Rwandans in Zimbabwe and Ankara celebrate Umuganura

Rwanda’s Ambassador to Zimbabwe, James Musoni (L) with the Rwandan community in Zimbabwe at the weekend celebrated the National Harvest Day. / Courtesy

The Rwanda community in Zimbabwe at the weekend celebrated the National Harvest Day known as Umuganura.

The celebrations were held at the residence of Rwanda’s Ambassador to Zimbabwe, James Musoni, who underscored the historical significance Umuganura.

“Umuganura gives us an opportunity to promote our cultural values, connect with our roots and celebrate our achievements in all sectors of the country’s life,” he said.

Musoni presented the socio economic achievements Rwanda recorded in the past one year, saying that the country was a growth trajectory.

“Rwanda is recording economic growth as a result of sound and wise leadership under President Paul Kagame,” Ambassador Musoni told delegates who also included Zimbabweans.

He commended the cordial relations between the nations, characterised by economic cooperation.

Every first Friday of August, Rwandans celebrate national cultural Thanksgiving called Umuganura.

Meanwhile, on August 2, Rwandans and Friends of Rwanda in Turkey met at Hilton Hotel in Ankara to celebrate Umuganura.

The celebration, which was led by Rwanda’s Ambassador to Turkey Williams Nkurunziza, was attended by about 250 people including Diplomats from different African Missions in Turkey, government officials led by Director for Africa in the Ministry of Foreign Affairs of the Republic of Turkey, Ambassador Ahmet Rıza Demirer as well as the business community and friends of Rwanda.

They also participated in a 15km race dubbed Umuganura Race which was won by a Rwandan medical student, Rutayisire Faustin.

Ibrahim Uwihoreye, the Coordinator of the Rwandan Community in Turkey, the Rwandan Community in Turkey highlighted that Umuganura was intended to celebrate the achievement made by Rwandans.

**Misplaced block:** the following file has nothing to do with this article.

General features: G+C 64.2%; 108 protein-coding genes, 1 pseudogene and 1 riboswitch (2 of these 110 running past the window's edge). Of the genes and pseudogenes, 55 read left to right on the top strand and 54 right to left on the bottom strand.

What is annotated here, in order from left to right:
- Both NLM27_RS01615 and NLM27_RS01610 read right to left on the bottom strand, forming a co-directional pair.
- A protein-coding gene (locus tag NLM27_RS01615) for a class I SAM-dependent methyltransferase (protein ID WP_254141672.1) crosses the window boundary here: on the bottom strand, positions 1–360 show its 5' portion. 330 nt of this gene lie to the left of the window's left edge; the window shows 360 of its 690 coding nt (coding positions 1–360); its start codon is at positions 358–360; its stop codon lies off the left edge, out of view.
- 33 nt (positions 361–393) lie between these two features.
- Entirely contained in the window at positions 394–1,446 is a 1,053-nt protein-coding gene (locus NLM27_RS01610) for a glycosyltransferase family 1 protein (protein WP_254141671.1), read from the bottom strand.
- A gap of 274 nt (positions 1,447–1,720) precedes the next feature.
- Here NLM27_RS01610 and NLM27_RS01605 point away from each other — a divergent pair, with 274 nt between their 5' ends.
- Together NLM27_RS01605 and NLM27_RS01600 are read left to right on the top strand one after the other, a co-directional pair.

Ambassador Williams Nkurunziza in his remarks indicated that traditionally, Umuganura was held to celebrate the end of a harvest season, and was a festive time when families, communities and the nation came together to celebrate their achievements, to share a meal and to reflect on their plans for the future.

He further said that the practice dates back to the third Century BC when agriculture was first introduced in Rwanda, and became most popular during the reign of King Ruganzu II Ndoli from 1510-1545, nearly 100 years before the Americans started their own thanksgiving culture in 1621 which was institutionalized in 1863 by President Abraham Lincoln when he proclaimed Thanksgiving Day in November of the same year.

The Ambassador also indicated that Umuganura festival was the second most important day in Rwanda, and the head of Umuganura was the second most important person after the King, because the economy was and still is important, unity was and still is important and Umuganura promoted communal solidarity and national cohesion.

In part, this why Umuganura was the first practice that the colonial powers abolished in 1925 because it was opposing to their Divide and Rule strategies.

Additional reporting by Kelvin Jakachira in Harare.

editor@newtimesrwanda.com